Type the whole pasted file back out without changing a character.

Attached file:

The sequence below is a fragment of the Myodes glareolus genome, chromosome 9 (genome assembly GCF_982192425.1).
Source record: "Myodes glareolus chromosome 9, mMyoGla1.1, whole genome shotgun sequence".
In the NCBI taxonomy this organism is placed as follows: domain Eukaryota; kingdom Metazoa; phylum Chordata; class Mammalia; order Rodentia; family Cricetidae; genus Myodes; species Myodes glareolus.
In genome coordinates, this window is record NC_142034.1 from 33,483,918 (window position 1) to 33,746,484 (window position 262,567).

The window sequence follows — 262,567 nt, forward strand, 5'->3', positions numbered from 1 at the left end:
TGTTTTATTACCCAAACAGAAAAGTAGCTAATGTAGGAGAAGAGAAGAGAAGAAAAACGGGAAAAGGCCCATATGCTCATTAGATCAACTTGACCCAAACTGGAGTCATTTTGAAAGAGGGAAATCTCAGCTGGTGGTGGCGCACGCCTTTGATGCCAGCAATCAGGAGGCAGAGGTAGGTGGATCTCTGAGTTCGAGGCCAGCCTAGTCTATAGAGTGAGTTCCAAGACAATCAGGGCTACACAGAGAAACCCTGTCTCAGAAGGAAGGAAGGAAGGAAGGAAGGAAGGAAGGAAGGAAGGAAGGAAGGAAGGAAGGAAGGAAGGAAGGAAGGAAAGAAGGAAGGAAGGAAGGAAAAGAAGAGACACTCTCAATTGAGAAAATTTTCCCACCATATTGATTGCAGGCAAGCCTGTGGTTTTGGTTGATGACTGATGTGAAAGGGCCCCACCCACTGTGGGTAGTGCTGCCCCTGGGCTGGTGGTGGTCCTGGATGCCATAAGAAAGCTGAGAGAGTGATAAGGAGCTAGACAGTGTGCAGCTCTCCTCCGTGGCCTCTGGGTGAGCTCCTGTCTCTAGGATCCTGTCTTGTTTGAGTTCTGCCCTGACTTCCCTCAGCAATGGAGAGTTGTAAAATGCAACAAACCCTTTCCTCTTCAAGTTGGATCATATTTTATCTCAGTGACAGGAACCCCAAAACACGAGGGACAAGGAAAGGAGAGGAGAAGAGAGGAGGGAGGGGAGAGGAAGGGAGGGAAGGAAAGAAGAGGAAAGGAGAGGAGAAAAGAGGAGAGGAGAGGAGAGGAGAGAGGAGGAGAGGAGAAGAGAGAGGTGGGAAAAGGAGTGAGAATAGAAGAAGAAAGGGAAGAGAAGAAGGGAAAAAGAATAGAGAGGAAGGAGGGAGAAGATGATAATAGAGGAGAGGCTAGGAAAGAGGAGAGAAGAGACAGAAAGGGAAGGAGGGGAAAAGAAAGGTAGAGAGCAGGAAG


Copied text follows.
The sequence below is a fragment of the Myodes glareolus genome, chromosome 9 (genome assembly GCF_982192425.1).
Source record: "Myodes glareolus chromosome 9, mMyoGla1.1, whole genome shotgun sequence".
In the NCBI taxonomy this organism is placed as follows: domain Eukaryota; kingdom Metazoa; phylum Chordata; class Mammalia; order Rodentia; family Cricetidae; genus Myodes; species Myodes glareolus.
In genome coordinates, this window is record NC_142034.1 from 33,483,918 (window position 1) to 33,746,484 (window position 262,567).

The window sequence follows — 262,567 nt, forward strand, 5'->3', positions numbered from 1 at the left end:
TGTTTTATTACCCAAACAGAAAAGTAGCTAATGTAGGAGAAGAGAAGAGAAGAAAAACGGGAAAAGGCCCATATGCTCATTAGATCAACTTGACCCAAACTGGAGTCATTTTGAAAGAGGGAAATCTCAGCTGGTGGTGGCGCACGCCTTTGATGCCAGCAATCAGGAGGCAGAGGTAGGTGGATCTCTGAGTTCGAGGCCAGCCTAGTCTATAGAGTGAGTTCCAAGACAATCAGGGCTACACAGAGAAACCCTGTCTCAGAAGGAAGGAAGGAAGGAAGGAAGGAAGGAAGGAAGGAAGGAAGGAAGGAAGGAAGGAAGGAAGGAAGGAAGGAAAGAAGGAAGGAAGGAAGGAAAAGAAGAGACACTCTCAATTGAGAAAATTTTCCCACCATATTGATTGCAGGCAAGCCTGTGGTTTTGGTTGATGACTGATGTGAAAGGGCCCCACCCACTGTGGGTAGTGCTGCCCCTGGGCTGGTGGTGGTCCTGGATGCCATAAGAAAGCTGAGAGAGTGATAAGGAGCTAGACAGTGTGCAGCTCTCCTCCGTGGCCTCTGGGTGAGCTCCTGTCTCTAGGATCCTGTCTTGTTTGAGTTCTGCCCTGACTTCCCTCAGCAATGGAGAGTTGTAAAATGCAACAAACCCTTTCCTCTTCAAGTTGGATCATATTTTATCTCAGTGACAGGAACCCCAAAACACGAGGGACAAGGAAAGGAGAGGAGAAGAGAGGAGGGAGGGGAGAGGAAGGGAGGGAAGGAAAGAAGAGGAAAGGAGAGGAGAAAAGAGGAGAGGAGAGGAGAGGAGAGAGGAGGAGAGGAGAAGAGAGAGGTGGGAAAAGGAGTGAGAATAGAAGAAGAAAGGGAAGAGAAGAAGGGAAAAAGAATAGAGAGGAAGGAGGGAGAAGATGATAATAGAGGAGAGGCTAGGAAAGAGGAGAGAAGAGACAGAAAGGGAAGGAGGGGAAAAGAAAGGTAGAGAGCAGGAAG